Les Amants du Pont-Neuf
Les Amants du Pont-Neuf (French pronunciation: [lez‿amɑ̃ dy pɔ̃ nœf]) is a 1991 French film directed by Leos Carax, starring Juliette Binoche and Denis Lavant. The film follows a love story between two young vagrants: Alex, a would be circus performer addicted to alcohol and sedatives and Michele, a painter with a disease that is slowly turning her blind. The film had 867,197 admissions in France where it was the 34th highest earning film of 1991.
|Les Amants du Pont-Neuf|
|Directed by||Leos Carax|
|Written by||Leos Carax|
|Produced by||Christian Fechner|
|Edited by||Nelly Quettier|
|Music by||Les Rita Mitsouko|
|Distributed by||Miramax Films (USA)|
The title refers to the Pont Neuf bridge in Paris. The North American title of the film is The Lovers on the Bridge, and, in a mistranslation of the original title, the Australian title is Lovers on the Ninth Bridge (instead of "Lovers on the New Bridge").
Set around the Pont Neuf, Paris's oldest bridge, while it was closed for repairs, Les Amants du Pont-Neuf depicts a love story between two young vagrants Alex (Denis Lavant) and Michèle (Juliette Binoche). Alex is a street performer addicted to alcohol and sedatives and Michèle a painter driven to a life on the streets because of a failed relationship and a disease which is slowly destroying her sight. The film portrays their harsh existence living on the bridge with Hans (Klaus Michael Grüber), an older vagrant. As her vision deteriorates Michèle becomes increasingly dependent on Alex. When a possible treatment becomes available, Michèle's family use street posters and radio appeals to trace her. Fearing that she will leave him if she receives the treatment, Alex tries to keep Michèle from becoming aware of her family's attempts to find her. The streets, skies and waterways of Paris are used as a backdrop for the story in a series of set-pieces set during the French Bicentennial celebrations in 1989.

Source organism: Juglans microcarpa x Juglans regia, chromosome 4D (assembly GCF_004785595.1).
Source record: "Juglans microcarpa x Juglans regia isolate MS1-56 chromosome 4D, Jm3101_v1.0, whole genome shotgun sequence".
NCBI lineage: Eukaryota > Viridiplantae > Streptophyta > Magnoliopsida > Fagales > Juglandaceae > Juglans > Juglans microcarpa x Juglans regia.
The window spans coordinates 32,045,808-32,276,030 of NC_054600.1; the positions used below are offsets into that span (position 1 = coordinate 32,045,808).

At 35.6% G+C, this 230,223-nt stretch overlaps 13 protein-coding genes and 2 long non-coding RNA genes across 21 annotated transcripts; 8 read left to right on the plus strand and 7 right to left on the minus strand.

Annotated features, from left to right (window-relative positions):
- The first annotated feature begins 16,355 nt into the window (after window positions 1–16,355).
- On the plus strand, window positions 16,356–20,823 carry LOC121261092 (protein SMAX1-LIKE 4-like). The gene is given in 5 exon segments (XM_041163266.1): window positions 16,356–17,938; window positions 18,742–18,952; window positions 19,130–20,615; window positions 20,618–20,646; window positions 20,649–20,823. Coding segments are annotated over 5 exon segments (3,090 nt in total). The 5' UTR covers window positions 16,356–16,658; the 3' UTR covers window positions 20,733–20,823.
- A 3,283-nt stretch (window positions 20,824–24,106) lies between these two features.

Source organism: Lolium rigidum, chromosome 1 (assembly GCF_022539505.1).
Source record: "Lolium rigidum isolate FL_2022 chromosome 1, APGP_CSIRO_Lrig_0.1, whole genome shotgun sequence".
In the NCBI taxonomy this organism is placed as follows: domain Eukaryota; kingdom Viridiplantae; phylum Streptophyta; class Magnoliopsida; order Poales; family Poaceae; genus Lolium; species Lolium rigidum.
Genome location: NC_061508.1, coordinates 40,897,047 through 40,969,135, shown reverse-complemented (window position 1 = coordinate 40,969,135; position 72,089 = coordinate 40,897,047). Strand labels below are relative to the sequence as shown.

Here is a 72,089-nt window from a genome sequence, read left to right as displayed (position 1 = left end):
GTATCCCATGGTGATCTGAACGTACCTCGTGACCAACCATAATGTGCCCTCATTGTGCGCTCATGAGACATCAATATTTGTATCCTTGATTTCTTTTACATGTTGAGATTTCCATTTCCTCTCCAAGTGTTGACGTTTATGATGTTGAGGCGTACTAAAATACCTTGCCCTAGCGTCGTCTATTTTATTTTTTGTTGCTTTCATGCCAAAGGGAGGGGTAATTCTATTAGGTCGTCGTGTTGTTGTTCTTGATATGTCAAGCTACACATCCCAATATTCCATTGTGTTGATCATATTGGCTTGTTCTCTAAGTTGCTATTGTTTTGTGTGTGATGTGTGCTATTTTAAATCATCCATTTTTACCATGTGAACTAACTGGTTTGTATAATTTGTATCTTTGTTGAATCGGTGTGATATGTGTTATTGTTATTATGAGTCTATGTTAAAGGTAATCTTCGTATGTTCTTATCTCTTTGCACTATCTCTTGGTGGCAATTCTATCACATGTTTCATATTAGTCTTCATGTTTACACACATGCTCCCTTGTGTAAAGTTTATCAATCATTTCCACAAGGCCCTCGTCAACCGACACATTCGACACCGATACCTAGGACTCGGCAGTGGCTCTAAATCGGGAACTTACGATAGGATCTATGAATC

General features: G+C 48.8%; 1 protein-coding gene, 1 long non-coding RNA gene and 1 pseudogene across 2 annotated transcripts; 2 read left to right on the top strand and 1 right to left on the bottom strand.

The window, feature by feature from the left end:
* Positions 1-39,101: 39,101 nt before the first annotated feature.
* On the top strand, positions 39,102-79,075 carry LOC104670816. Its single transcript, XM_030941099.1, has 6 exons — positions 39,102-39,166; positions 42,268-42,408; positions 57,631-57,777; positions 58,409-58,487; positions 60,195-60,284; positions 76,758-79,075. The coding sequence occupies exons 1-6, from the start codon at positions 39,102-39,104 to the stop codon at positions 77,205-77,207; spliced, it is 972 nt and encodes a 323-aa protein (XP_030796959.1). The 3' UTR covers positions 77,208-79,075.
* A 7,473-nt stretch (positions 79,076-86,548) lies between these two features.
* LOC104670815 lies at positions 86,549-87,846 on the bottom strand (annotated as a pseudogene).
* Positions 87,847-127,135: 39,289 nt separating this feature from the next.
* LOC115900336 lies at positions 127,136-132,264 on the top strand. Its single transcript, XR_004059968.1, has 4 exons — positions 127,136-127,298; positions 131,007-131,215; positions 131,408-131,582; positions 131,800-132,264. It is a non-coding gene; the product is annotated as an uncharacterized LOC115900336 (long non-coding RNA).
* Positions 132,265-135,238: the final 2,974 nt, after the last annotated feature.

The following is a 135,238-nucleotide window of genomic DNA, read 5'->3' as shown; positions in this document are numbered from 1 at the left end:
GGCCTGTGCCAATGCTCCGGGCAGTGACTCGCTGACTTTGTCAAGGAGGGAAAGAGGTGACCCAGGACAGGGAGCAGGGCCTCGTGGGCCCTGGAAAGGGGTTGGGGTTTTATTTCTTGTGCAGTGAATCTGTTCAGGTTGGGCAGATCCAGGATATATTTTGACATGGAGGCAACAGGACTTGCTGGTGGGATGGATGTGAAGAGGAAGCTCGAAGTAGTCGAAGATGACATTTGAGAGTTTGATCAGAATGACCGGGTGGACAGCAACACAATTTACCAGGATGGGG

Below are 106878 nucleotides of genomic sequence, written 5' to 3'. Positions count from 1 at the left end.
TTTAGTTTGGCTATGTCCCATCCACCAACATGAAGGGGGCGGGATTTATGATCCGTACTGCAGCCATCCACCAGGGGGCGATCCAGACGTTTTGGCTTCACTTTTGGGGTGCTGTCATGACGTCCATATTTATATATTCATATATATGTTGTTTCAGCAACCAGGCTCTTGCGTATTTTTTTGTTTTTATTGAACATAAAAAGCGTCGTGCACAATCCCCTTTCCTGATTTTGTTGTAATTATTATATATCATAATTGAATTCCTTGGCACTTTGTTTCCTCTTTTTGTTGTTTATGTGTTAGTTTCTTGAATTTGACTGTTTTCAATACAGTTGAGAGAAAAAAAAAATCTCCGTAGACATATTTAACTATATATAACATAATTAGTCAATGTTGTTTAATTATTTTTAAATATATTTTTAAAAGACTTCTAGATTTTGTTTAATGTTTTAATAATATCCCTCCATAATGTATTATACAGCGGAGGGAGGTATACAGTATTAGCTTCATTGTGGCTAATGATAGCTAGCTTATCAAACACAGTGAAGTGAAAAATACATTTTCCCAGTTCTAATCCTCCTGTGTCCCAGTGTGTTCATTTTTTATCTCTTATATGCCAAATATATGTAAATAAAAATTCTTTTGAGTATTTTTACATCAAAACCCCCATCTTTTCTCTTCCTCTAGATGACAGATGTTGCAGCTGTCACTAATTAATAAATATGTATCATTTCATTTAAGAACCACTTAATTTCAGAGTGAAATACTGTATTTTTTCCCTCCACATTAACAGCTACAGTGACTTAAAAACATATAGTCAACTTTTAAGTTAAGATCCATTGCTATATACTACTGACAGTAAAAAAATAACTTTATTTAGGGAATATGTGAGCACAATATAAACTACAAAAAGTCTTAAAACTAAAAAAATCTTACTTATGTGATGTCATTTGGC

Guiton's documentary notes that from the outset Leos Carax wanted to make a simple film, originally talking about doing it with a small team, in black and white and via Super 8. His first movie Boy Meets Girl had been a small affair, whereas Mauvais Sang had been considerably larger and more costly, albeit more successful at the box office.
From the start, basing a movie on a public bridge in the centre of Paris was complicated. The production team wanted to block off the bridge for 3 months. This was immediately deemed impractical, and the creation of a model was proposed and created by the set designer Michel Vandestein. Initially, the intention was to film the daylight scenes on the actual bridge, and the night time scenes on the simplified model. At this point, the budget of between 8 and 9 million francs had to be adjusted by 5 million. A search for locations across Europe ended up back in France – the town of Lansargues, in the department of Hérault in southern France. Construction began.
At this time, the mayor of Paris gave the authorization for filming in Paris on the Pont Neuf – between 28 July and 18 August. While tying his shoe on set, lead actor Denis Lavant injured the tendon in his thumb so badly that filming could not be completed in the given time. The insurers were called – Carax was pressured to recast the male lead. However the director insisted that he could not recast or change his approach to the film to allow for Lavant's injury. Immediately, the solution was clear – the Lansargues model was to be extended for daytime use. At this point only a few minutes of footage had been shot.
The producers secured a further 9 million francs to develop the set. This extra budget seemed too low given the extent of work required at the Lansargues site. It soon became obvious that more money would be required before shooting could resume. Without this funding the producers were obliged to accept an insurance payment that would settle outstanding debts but not allow any further work. Production was shut down. A frustrated cast and crew took time off to relax and it was not until the 1989 Cannes Film Festival that Dominique Vignier, together with the Swiss millionaire Francis von Buren, agreed to undertake the funding based on the few short rushes filmed a year before.
In the documentary Von Buren clearly states that he was deceived about the upcoming costs he would be forced to take on. The number of 30 million francs, given for the total cost of construction and to finish the film, was not nearly enough; the final number from this stage would be closer to 70 million francs. He withdrew his funding late in 1989 with an estimated loss of 10 million francs. Yet again, production stopped. From October 1989 to June 1990 the only person at the site in Lansargues was the guard – and a number of storms followed over that winter causing massive water damage to the uncompleted set.
At the Cannes festival in 1990, Christian Fechner allocated 70 million francs in order to finish the film. Unable to find financing partners, he provided his own money, purchasing both rights and debts of the picture. The picture was finished on 22 December 1990 and premiered out of competition at the 1991 Cannes Film Festival before arriving in French theatres on 17 October 1991. The film had 867 197 admissions in France where it was the 34th highest earning film of 1991.